Before attending President Trump's rally in Tulsa, Oklahoma in June, supporters were asked to sign waivers agreeing not to hold the Trump campaign, the venue or the management company liable if they contracted COVID-19.
Known as an adhesion contract, a waiver of liability is “the language in a tiny font size on the back of printed tickets,” explains Steve Adelman, a Scottsdale, Arizona-based attorney who specializes in sports and entertainment events. Or “now it's the language on a website that has a disclaimer such as the Trump rally.” He adds that these kinds of waivers are typically ineffectual, largely unnecessary, and not generally enforceable.
Unlike other contracts, waivers of liability can't be negotiated. “It's just a ‘take-it-or-leave-it’ proposition,” says Adelman, who’s also vice president of the Event Safety Alliance. But because the attendee does agree to assume a certain risk, the courts interpret that as them having notice of that risk, while the event organizers have a legal duty to behave reasonably under the circumstances—in this case, that of a global pandemic. (Oklahoma is currently in phase three of reopening, which allows for public gatherings of any size as long as attendees practice social distancing.)
Matthew Saravay, president of event production firm Wizard Studios in Brooklyn, agrees that a waiver isn’t needed, but that it “does bring awareness to the risks involved in large gatherings in confined spaces at this point in time. But I also believe humans are aware of the risk they take by joining a gathering, whether they are physical distancing and wearing a mask or not.”
Even if an event attendee signs a waiver, they can still sue the organizers or the venue if they contract the coronavirus, but they most likely won’t win the case. “The reason almost every COVID-19-related injury or death claim will lose… has to do with proximate cause,” Adelman says.
For example, even though the organizers of the Trump rally didn’t follow CDC or WHO guidelines regarding social distancing at a large indoor gathering thus breaching their “duty of care,” Aldeman explains that “the plaintiff would also have to show that unlike all of the other places they went to during the two-week incubation period of COVID-19 that they contracted the virus only at BOK Center. That’s going to be really difficult,” he says. This is especially true in Oklahoma, which is is currently experiencing an increase in COVID-19 cases.
While these types of claims likely won’t be successful, Adelman predicts a much bigger problem going forward. “Insurers won't make any money covering claims caused by infectious disease including but not limited to COVID-19 ... so they're not going to write infectious disease coverage anymore.”
That means new or renewed insurance policies won’t cover the costs of claims, such as defense lawyers, arising from COVID-19. “So even non-meritorious claims will now have 'nuisance' value,” Adelman explains.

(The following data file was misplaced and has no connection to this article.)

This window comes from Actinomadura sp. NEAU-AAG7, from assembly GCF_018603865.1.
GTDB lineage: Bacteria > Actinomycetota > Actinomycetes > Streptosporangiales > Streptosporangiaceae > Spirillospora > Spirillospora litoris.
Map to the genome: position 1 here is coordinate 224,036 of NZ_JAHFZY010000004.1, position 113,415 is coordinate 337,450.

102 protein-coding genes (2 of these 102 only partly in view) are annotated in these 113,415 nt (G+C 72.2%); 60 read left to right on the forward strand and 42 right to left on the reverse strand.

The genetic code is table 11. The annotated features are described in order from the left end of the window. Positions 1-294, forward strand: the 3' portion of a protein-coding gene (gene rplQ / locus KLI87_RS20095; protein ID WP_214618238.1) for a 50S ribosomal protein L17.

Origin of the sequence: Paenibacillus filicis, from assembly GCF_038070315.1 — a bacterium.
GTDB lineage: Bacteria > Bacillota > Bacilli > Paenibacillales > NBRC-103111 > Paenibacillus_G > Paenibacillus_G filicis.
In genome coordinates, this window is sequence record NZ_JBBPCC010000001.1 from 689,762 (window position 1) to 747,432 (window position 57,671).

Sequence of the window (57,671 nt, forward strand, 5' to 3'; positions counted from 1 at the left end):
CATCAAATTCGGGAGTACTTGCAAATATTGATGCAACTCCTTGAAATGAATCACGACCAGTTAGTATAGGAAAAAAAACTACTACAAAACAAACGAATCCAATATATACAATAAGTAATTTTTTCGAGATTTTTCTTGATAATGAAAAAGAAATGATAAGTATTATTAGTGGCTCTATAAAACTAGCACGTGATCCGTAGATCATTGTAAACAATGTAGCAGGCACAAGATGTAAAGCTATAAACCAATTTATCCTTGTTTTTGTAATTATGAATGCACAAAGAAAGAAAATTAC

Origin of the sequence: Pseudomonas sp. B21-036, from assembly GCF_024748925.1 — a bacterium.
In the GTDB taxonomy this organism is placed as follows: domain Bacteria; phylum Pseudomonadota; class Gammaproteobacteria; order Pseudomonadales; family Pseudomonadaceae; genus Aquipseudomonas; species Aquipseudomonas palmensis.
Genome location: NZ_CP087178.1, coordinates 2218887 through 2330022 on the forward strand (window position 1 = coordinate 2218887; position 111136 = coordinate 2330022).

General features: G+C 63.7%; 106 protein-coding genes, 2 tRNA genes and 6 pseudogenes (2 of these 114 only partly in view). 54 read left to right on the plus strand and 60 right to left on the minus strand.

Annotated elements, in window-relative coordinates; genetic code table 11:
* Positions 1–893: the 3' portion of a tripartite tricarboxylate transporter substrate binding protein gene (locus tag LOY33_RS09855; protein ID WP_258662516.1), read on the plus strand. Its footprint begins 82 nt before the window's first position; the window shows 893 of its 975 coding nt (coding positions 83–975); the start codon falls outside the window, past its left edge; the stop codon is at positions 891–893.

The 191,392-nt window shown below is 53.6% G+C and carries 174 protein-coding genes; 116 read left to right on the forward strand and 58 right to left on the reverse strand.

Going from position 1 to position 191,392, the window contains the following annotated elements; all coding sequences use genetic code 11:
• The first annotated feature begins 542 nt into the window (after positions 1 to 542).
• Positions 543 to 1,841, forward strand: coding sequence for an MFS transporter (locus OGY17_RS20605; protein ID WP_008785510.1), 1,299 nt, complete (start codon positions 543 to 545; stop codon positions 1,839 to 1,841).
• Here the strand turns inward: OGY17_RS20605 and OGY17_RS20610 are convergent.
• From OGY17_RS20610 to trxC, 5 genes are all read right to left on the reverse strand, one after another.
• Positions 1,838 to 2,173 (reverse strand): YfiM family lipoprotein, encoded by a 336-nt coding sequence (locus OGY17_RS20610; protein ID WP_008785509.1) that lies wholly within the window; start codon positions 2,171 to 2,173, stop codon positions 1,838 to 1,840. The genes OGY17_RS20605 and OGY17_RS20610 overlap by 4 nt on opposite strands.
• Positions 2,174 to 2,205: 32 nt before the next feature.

Businesses are currently lobbying Congress to grant them immunity from personal injury lawsuits related to the coronavirus pandemic. Adelman agrees that litigation relief is needed either on a state or federal level, but that businesses and venues also need to meet robust health and safety standards as part of any deal.
As for waivers, instead of adding in perfunctory language, Adelman suggests including helpful information and resources for attendees. “It’s so much better to just tell people what they can do, what they should do, ideally even what they must do to protect their own health and safety.”
Saravay echoes that sentiment, saying “the best we can hope for at this point is to follow state and local guidance from health officials and go with your gut instinct. We all know when something doesn’t feel right, it probably isn’t. It’s hard-wired into us."
Adelman cites the reopening of Disneyland as an example. The theme park’s website doesn’t include any specific waiver language—instead it states that “an inherent risk of exposure to COVID-19 exists in any public place where people are present” and links out to more details on the park’s reopening plans as well as CDC guidelines.
“What I recommend is clearly defining the social contract that exists between people who choose to gather,” Saravay says. “We should all agree that if we are sick or have recently been exposed to someone who is sick, we will not attend a gathering. We should all agree to have our temperature taken before entering a venue; we should all agree to wear a mask and stay six feet apart. And we should all agree to share our contact information in case, as a result of our gathering, we need to be contacted as part of contact tracing, and be prepared that at any point moving forward a person may need to quarantine for two weeks based on the actions they chose to engage in.”